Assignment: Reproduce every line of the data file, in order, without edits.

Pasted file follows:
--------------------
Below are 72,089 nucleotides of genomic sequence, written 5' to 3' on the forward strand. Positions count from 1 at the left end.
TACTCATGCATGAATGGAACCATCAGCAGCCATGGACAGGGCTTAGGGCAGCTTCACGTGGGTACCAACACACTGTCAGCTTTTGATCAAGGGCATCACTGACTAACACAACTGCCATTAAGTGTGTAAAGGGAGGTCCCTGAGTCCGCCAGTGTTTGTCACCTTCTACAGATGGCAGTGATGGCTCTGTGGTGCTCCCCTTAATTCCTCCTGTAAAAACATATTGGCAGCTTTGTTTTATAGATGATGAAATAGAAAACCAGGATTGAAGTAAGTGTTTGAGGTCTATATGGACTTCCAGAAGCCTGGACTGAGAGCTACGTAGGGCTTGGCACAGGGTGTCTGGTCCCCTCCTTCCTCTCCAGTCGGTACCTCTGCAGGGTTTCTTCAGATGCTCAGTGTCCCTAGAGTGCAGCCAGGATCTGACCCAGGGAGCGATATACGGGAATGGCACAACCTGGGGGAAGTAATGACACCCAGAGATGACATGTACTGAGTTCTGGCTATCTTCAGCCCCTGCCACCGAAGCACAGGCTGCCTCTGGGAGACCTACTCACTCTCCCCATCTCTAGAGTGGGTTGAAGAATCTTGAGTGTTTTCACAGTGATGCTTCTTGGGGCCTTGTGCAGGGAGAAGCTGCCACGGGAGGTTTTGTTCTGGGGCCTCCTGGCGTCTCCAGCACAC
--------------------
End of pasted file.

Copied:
Below are 72,089 nucleotides of genomic sequence, written 5' to 3' on the forward strand. Positions count from 1 at the left end.
TACTCATGCATGAATGGAACCATCAGCAGCCATGGACAGGGCTTAGGGCAGCTTCACGTGGGTACCAACACACTGTCAGCTTTTGATCAAGGGCATCACTGACTAACACAACTGCCATTAAGTGTGTAAAGGGAGGTCCCTGAGTCCGCCAGTGTTTGTCACCTTCTACAGATGGCAGTGATGGCTCTGTGGTGCTCCCCTTAATTCCTCCTGTAAAAACATATTGGCAGCTTTGTTTTATAGATGATGAAATAGAAAACCAGGATTGAAGTAAGTGTTTGAGGTCTATATGGACTTCCAGAAGCCTGGACTGAGAGCTACGTAGGGCTTGGCACAGGGTGTCTGGTCCCCTCCTTCCTCTCCAGTCGGTACCTCTGCAGGGTTTCTTCAGATGCTCAGTGTCCCTAGAGTGCAGCCAGGATCTGACCCAGGGAGCGATATACGGGAATGGCACAACCTGGGGGAAGTAATGACACCCAGAGATGACATGTACTGAGTTCTGGCTATCTTCAGCCCCTGCCACCGAAGCACAGGCTGCCTCTGGGAGACCTACTCACTCTCCCCATCTCTAGAGTGGGTTGAAGAATCTTGAGTGTTTTCACAGTGATGCTTCTTGGGGCCTTGTGCAGGGAGAAGCTGCCACGGGAGGTTTTGTTCTGGGGCCTCCTGGCGTCTCCAGCACAC